Mom of Boy Picked Up By Cops for Walking to Soccer TRIUMPHS!

Hi Readers — Here’s an INSPIRING story about what we can do when life hands us paranoid neighbors, officious cops and maybe a lemon, for good measure. Let’s hear it for Lori LeVar Pierce, the small town mom and teacher we first heard from in 2009 when she let her son walk to soccer and a local police officer slammed her for negligence. Here’s the original piece. And here’s her local paper’s editorial piling on, reminding her that “things are different now,” the days of “Mayberry…are gone,” and rare but terrible things could have happened to her son in the one third of a mile walk in this quiet Mississippi town.

Well you know what happened next? She didn’t crumble. She didn’t lay down and die. She decided it was time to make Mayberry come true. If her town wasn’t safe for walking, why then, she’d get it sidewalks, and stop signs, and everything you need to make a town walkable — enticingly so. And she got started even before this study came out, saying: “Want a slimmer, healthier community? Try building more sidewalks, crosswalks and bike paths.”

One year after the cop berated her for letting her son walk, here is Lori’s story!

MAKING MAYBERRY by Lori LeVar Pierce

Some of you may remember my story. Last year I let my then 10-year-old son walk to soccer practice from our home, a distance of less than a mile in a residential neighborhood. He was picked up by the cops after 911 calls about him. As a result of that experience, as a family we made an even more concerted effort be outside walking or biking and discovered just how unfriendly our city is to safe biking and walking.

So I educated myself on what could be done and connected with local individuals who wanted the same things and others who had made changes in their communities. Earlier this summer I contacted my representative on the city council to propose a “Complete Streets” ordinance. This is an ordinance requiring that any new developments or major street repair also include features for safe biking and walking, such as bike lanes or striping, sidewalks, good curbs, etc. I was able to provide him with examples of similar ordinances passed in other municipalities and encouraged him to make it happen in our city.

I am pleased to report that the city council my hometown of Columbus, Mississippi just passed its “Complete Streets” ordinance this week. There is a major development going in just a few blocks from my home that will include sidewalks and a pedestrian bridge. I’m so excited for progress!

Me too! Light the way, Lori!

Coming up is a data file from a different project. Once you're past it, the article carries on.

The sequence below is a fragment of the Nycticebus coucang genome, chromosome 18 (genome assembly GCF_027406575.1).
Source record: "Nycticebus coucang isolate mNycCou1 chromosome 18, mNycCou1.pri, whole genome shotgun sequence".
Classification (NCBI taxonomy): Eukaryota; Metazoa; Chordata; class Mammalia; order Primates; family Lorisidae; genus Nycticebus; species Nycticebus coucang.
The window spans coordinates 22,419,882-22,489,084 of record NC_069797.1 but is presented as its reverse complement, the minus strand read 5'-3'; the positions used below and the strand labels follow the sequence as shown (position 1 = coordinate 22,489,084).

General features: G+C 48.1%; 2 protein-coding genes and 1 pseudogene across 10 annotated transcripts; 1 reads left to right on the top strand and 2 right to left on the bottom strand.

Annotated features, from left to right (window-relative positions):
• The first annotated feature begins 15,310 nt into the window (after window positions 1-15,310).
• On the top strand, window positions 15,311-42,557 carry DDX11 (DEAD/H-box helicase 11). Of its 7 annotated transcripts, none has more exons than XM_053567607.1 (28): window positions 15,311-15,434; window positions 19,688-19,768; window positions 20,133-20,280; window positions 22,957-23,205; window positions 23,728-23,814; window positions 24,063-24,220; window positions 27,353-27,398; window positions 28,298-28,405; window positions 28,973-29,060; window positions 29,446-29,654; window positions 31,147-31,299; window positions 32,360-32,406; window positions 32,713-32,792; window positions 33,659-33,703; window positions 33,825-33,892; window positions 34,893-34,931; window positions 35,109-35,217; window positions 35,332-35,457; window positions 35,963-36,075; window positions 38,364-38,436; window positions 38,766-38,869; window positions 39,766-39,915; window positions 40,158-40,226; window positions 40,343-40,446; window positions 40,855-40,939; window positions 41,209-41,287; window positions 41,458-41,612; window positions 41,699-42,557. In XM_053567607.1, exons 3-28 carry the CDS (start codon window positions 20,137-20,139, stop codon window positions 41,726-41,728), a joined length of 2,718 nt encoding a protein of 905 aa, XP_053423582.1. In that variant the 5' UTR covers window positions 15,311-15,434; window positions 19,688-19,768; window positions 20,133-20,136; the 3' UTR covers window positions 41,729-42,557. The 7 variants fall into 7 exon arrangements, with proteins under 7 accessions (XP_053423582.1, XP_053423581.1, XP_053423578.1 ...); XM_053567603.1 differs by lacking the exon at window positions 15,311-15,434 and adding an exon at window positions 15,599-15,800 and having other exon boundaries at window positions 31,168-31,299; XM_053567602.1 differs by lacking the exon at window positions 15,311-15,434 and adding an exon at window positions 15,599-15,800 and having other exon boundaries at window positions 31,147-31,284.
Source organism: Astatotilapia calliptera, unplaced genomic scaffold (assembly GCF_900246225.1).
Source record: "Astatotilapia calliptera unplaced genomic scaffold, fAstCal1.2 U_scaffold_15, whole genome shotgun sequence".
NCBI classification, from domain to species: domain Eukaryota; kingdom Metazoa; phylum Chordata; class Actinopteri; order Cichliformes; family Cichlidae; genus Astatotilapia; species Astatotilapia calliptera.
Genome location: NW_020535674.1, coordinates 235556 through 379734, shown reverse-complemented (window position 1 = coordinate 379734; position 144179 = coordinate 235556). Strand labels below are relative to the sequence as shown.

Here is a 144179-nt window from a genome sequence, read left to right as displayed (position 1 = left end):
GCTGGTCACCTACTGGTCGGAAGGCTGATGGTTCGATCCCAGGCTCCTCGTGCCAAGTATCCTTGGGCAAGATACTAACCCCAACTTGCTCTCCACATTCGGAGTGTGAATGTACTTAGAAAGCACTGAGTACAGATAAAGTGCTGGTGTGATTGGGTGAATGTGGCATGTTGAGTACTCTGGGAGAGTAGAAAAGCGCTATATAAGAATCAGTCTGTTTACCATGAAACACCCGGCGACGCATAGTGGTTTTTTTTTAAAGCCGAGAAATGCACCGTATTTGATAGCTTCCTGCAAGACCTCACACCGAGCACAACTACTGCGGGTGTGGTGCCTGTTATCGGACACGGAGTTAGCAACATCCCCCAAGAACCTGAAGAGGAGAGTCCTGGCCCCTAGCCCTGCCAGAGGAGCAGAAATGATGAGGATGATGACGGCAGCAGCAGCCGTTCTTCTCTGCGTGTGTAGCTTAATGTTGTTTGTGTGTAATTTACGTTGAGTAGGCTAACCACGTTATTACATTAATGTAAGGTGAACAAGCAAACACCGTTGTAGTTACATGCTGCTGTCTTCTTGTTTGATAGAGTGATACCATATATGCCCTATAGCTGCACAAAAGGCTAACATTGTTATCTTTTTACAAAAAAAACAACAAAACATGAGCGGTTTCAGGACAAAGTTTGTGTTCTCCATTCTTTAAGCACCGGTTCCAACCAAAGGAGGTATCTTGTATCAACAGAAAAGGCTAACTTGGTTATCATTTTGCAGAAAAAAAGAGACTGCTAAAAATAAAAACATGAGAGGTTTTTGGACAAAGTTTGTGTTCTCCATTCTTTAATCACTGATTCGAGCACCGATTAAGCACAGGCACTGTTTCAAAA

P.S. Look! Lori just sent in this very positive story from yesterday’s paper about the Complete Streets initiative.

Who Says Mayberry Is Dead?

Hi Readers! Clearly, that TV town of uber-neighborliness lives on — if you let it. This mom did. Read on!

Dear Lenore: I just finished your book.  Before I found your it and your website, I thought my husband and I were the last sane parents standing.

We bought our house while still in our 20’s. We picked a nearby small town with friendly neighborhoods and an extremely low crime rate. Less than a mile from our house is the bay and farther north is a system of rivers bayous, and creeks.  We wanted to raise our future children to be Opie Taylor and Scout Finch.

It was 7 years before we had our daughter.  In that time, my husband and I volunteered for everything and walked around downtown often – EVERYONE knew who we were.  When my daughter was about 2 mos, I strolled her around town all the time.  The shopkeepers knew her, the librarians knew her, the mail carriers and police knew her.  When she was 8, she was allowed to ride her bike all over town by herself.  I would have prefered she go with friends but the other parents were too busy questioning my sanity.

My daughter liked to go to the bookstore/coffee shop and read magazines while drinking hot chocolate, go to the art gallery and talk to the artists, go to the park, walk around the toy store to daydream and even go to city hall and chat with the Mayor.  If she wanted to spend the day painting, she piled her supplies in a wagon and set up downtown  selling whatever she painted while she painted other pieces.  Occasionally the police chief would call us because tourists reported an unsupervised child and he apologized for having to follow up.  Since everyone knew who she was, I would get reports on her behavior.  By the time she got home, I would know that she made a left turn on her bike with out signaling.

What other parents didn’t understand is that my child is much safer than theirs.  If anything is off kilter or odd concerning my daughter, at least a dozen people will notice.  The sequestered child is unknown by the community.  How will the nice lady at the drugstore know when those people with her are not her parents?  How will they know if she is in trouble?

My daughter is 12 now and more parents are opening the doors so their older children can roam.  Now she has friends with whom to lunch. What I’m taking forever to say is here’s to Free-Range Kids.  We are not alone.

You can make a town small by getting to know it. PHOTO CREDIT: Katmere, on Flickr.